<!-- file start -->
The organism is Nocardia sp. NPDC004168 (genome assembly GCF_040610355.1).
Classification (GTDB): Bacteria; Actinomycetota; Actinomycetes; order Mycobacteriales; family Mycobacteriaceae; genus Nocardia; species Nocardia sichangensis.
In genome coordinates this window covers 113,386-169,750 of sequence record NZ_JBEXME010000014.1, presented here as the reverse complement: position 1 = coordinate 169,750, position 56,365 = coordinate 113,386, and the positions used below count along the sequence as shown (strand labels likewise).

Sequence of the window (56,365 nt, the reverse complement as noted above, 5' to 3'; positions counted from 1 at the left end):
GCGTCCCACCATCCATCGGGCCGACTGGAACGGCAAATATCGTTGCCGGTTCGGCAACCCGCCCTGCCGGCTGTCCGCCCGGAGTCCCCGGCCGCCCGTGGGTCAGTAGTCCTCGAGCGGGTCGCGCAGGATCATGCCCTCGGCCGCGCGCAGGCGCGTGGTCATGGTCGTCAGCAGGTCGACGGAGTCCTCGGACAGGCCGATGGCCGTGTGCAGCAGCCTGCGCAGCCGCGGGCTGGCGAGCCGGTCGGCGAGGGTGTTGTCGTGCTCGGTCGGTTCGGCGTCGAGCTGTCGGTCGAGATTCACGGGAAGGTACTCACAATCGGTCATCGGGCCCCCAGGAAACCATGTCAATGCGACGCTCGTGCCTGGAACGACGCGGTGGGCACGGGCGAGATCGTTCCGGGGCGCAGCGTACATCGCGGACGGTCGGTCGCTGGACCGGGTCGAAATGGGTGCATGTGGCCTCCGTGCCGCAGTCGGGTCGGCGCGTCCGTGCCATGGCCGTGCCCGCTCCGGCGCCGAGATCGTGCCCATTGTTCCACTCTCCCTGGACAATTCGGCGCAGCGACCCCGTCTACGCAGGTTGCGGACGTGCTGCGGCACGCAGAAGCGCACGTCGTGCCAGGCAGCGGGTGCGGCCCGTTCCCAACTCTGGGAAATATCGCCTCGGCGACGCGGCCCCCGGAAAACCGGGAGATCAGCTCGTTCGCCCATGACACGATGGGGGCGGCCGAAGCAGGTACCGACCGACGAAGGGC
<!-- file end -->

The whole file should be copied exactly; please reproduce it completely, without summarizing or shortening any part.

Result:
The organism is Nocardia sp. NPDC004168 (genome assembly GCF_040610355.1).
Classification (GTDB): Bacteria; Actinomycetota; Actinomycetes; order Mycobacteriales; family Mycobacteriaceae; genus Nocardia; species Nocardia sichangensis.
In genome coordinates this window covers 113,386-169,750 of sequence record NZ_JBEXME010000014.1, presented here as the reverse complement: position 1 = coordinate 169,750, position 56,365 = coordinate 113,386, and the positions used below count along the sequence as shown (strand labels likewise).

Sequence of the window (56,365 nt, the reverse complement as noted above, 5' to 3'; positions counted from 1 at the left end):
GCGTCCCACCATCCATCGGGCCGACTGGAACGGCAAATATCGTTGCCGGTTCGGCAACCCGCCCTGCCGGCTGTCCGCCCGGAGTCCCCGGCCGCCCGTGGGTCAGTAGTCCTCGAGCGGGTCGCGCAGGATCATGCCCTCGGCCGCGCGCAGGCGCGTGGTCATGGTCGTCAGCAGGTCGACGGAGTCCTCGGACAGGCCGATGGCCGTGTGCAGCAGCCTGCGCAGCCGCGGGCTGGCGAGCCGGTCGGCGAGGGTGTTGTCGTGCTCGGTCGGTTCGGCGTCGAGCTGTCGGTCGAGATTCACGGGAAGGTACTCACAATCGGTCATCGGGCCCCCAGGAAACCATGTCAATGCGACGCTCGTGCCTGGAACGACGCGGTGGGCACGGGCGAGATCGTTCCGGGGCGCAGCGTACATCGCGGACGGTCGGTCGCTGGACCGGGTCGAAATGGGTGCATGTGGCCTCCGTGCCGCAGTCGGGTCGGCGCGTCCGTGCCATGGCCGTGCCCGCTCCGGCGCCGAGATCGTGCCCATTGTTCCACTCTCCCTGGACAATTCGGCGCAGCGACCCCGTCTACGCAGGTTGCGGACGTGCTGCGGCACGCAGAAGCGCACGTCGTGCCAGGCAGCGGGTGCGGCCCGTTCCCAACTCTGGGAAATATCGCCTCGGCGACGCGGCCCCCGGAAAACCGGGAGATCAGCTCGTTCGCCCATGACACGATGGGGGCGGCCGAAGCAGGTACCGACCGACGAAGGGC